Short-term genome stability of serial Clostridium difficile ribotype 027 isolates in an experimental gut model and recurrent human disease.
Eyre DW., Walker AS., Freeman J., Baines SD., Fawley WN., Chilton CH., Griffiths D., Vaughan A., Crook DW., Peto TEA., Wilcox MH.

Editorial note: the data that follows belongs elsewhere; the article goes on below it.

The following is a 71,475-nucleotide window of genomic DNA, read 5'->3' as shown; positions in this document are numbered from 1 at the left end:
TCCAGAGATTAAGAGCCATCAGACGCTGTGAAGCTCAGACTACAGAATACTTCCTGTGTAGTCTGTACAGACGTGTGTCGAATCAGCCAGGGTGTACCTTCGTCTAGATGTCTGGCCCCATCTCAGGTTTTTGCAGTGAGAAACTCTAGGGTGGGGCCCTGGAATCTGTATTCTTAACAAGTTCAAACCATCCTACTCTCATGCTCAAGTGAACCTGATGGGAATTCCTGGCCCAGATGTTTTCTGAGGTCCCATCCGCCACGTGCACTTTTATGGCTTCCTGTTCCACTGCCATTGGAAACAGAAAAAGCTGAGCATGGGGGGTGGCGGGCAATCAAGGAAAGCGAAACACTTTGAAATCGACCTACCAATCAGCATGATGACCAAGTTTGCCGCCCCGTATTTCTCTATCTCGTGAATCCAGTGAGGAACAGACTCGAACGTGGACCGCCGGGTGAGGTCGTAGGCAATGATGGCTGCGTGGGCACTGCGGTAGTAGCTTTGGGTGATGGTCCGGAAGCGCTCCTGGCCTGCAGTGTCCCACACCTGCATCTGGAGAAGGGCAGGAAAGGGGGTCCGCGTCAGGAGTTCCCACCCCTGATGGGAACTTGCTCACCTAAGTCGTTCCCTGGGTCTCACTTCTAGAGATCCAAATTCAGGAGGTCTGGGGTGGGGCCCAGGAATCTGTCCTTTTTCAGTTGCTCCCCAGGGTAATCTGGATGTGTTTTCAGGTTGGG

Clostridium difficile whole genome sequencing has the potential to identify related isolates, even among otherwise indistinguishable strains, but interpretation depends on understanding genomic variation within isolates and individuals.Serial isolates from two scenarios were whole genome sequenced. Firstly, 62 isolates from 29 timepoints from three in vitro gut models, inoculated with a NAP1/027 strain. Secondly, 122 isolates from 44 patients (2-8 samples/patient) with mostly recurrent/on-going symptomatic NAP-1/027 C. difficile infection. Reference-based mapping was used to identify single nucleotide variants (SNVs).Across three gut model inductions, two with antibiotic treatment, total 137 days, only two new SNVs became established. Pre-existing minority SNVs became dominant in two models. Several SNVs were detected, only present in the minority of colonies at one/two timepoints. The median (inter-quartile range) [range] time between patients' first and last samples was 60 (29.5-118.5) [0-561] days. Within-patient C. difficile evolution was 0.45 SNVs/called genome/year (95%CI 0.00-1.28) and within-host diversity was 0.28 SNVs/called genome (0.05-0.53). 26/28 gut model and patient SNVs were non-synonymous, affecting a range of gene targets.The consistency of whole genome sequencing data from gut model C. difficile isolates, and the high stability of genomic sequences in isolates from patients, supports the use of whole genome sequencing in detailed transmission investigations.